2) genetic search (using a simple genetic algorithm) [36];
3) exhaustive search [33] (exhaustive search in the attribute
subset,startingfromanemptyset,andselectingthesmall-
est subset); and
4) race search [33] (competitions among attribute subsets,
evaluating them as a function of the error obtained in the
cross validation).
2) Classification Algorithms: Among the different machine
learning techniques available, decision trees and decision rules
were preferred to neural networks for their interpretability. De-
cision trees, also called classification trees, are models made
of nodes (leaves) and branches, where nodes represent classi-
fications and branches correspond to conjunctions of features
(values or value ranges) that lead a classification. The aim in de-
cisiontreelearningistousevariablestopartitionthedatasetinto
homogeneous groups with respect to the outcome variable (e.g.,
“favorable outcome,” “poor outcome”). The tree construction
is achieved by recursively partitioning the dataset into subsets
based on the value of a variable. In each iteration, the learning
processlooksforthevariableleadingtomaximumhomogeneity
in the resulting subsets. Different measures of homogeneity can
be used, resulting in different tree learning techniques. Deci-
sion rules are similar to decision trees, and can be derived from
the former or produced directly, either from knowledge elicited
from the experts or with machine learning techniques.
From the broad range of decision trees and decision rules
algorithms available, the following were included in this study
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DE TOLEDO et al.: PREDICTING THE OUTCOME OF PATIENTS WITH SUBARACHNOID HEMORRHAGE 797
according to their suitability to the problem domain: C4.5, fast
decision tree learner (REPTree), partial decision trees (PART),
repeated incremental pruning to produce error reduction (Rip-
per), nearest neighbor with generalization (NNge), ripple down
rule learner (Ridor), and best-first decision tree learning (BFT).
C4.5, REPTree, and BFT build decision trees whereas the rest
are rule induction algorithms. C4.5 [25] is an improvement over
ID3 [24], since it produces a decision tree using entropy to
determine each tree node, but is not able to work either with in-
complete data or with numerical attributes. C4.5 improves ID3,
including the concept of gain ratio and admitting numerical at-
tributes. REPTree [33] builds a decision tree by evaluating the
predictor attributes against a quantitative target attribute, using
variance reduction to derive balanced tree splits and minimize
error corrections. PART [37] (obtaining rules from partial deci-
siontrees)isaruleinductionalgorithm.Suchalgorithmsusually
work in two phases: first, they generate classification rules, and
then, these are optimized through an improvement process, usu-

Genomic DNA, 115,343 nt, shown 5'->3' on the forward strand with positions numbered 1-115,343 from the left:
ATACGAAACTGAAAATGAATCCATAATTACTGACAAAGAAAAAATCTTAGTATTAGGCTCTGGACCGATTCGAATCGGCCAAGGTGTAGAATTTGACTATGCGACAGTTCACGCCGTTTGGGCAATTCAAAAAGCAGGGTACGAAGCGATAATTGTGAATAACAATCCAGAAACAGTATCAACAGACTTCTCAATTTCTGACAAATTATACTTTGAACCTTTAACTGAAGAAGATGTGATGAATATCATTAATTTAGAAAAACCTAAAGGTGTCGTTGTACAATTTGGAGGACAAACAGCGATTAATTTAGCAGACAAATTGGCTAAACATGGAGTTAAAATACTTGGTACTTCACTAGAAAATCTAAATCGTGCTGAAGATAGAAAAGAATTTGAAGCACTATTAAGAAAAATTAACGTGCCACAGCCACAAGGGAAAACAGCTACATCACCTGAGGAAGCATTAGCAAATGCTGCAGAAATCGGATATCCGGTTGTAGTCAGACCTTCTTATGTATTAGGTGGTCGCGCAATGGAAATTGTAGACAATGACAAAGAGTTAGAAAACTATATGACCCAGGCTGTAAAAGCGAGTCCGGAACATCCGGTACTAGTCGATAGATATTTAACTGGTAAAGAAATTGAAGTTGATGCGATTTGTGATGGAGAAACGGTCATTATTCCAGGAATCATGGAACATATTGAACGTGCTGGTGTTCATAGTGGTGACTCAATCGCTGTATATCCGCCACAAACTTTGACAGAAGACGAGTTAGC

ally with a high computational cost. PART algorithm does not
performsuchaglobalimprovement,butusestheC4.5algorithm
to take the best leaf in each iteration and transform it into a rule.
Ripper is a rule induction algorithm working in three phases as
follows:
1) building (growing and pruning);
2) optimization; and
3) rule reduction.
It is an improved version of incremental reduced error prun-
ing (IREP) [38]. NNge [39] is a nearest neighbor method of
generating rules using nonnested generalized exemplars. Ri-
dor [33] technique is characterized by the generation of a first
default rule, using incremental reduced-error pruning to find
exceptions to this rule with the smallest pondered error rate.
In the second phase, the best exceptions are selected using the
IREP algorithm. BFT [40] uses binary split for both nominal
and numeric attributes, while for missing values, the method of
“fractional” instances is used.
E. Evaluation
As it is possible to have a statistically but not yet clinically
valid model and vice versa, evaluation must be conducted in
two directions: laboratory evaluation of the performance of the
model and clinical evaluation to determine whether the model
is satisfactory for clinical purpose.
1) Laboratory Evaluation: Hit ratio and kappa statistics
have been used to compare the different classifiers generated.
Hit ratio is not a proper accuracy score, as it does not penalize
models that are imprecise (for example, by exaggerating the
probability of a dominant class). Kappa statistic [41] corrects
the degree of agreement between the classifier’s predictions and
reality by considering the proportion of predictions that might
occur by chance, and is recommended [42] as the statistic of
choice to compare classifiers. The receiver operating character-
istics (ROC) curve [43] is another widely used tool. In the case
ofnonbinaryclassificationproblems,kappastatisticcanbeused
as is, while ROC curves are more cumbersome to interpret.
Tenfold cross validation was used for internal validation.
This well-known validation strategy is based on the partition
TABLE II
EXPERIMENTAL CONFIGURATION
of the original sample into ten subsamples, retaining one for
testing and using the remaining nine as training data. The cross-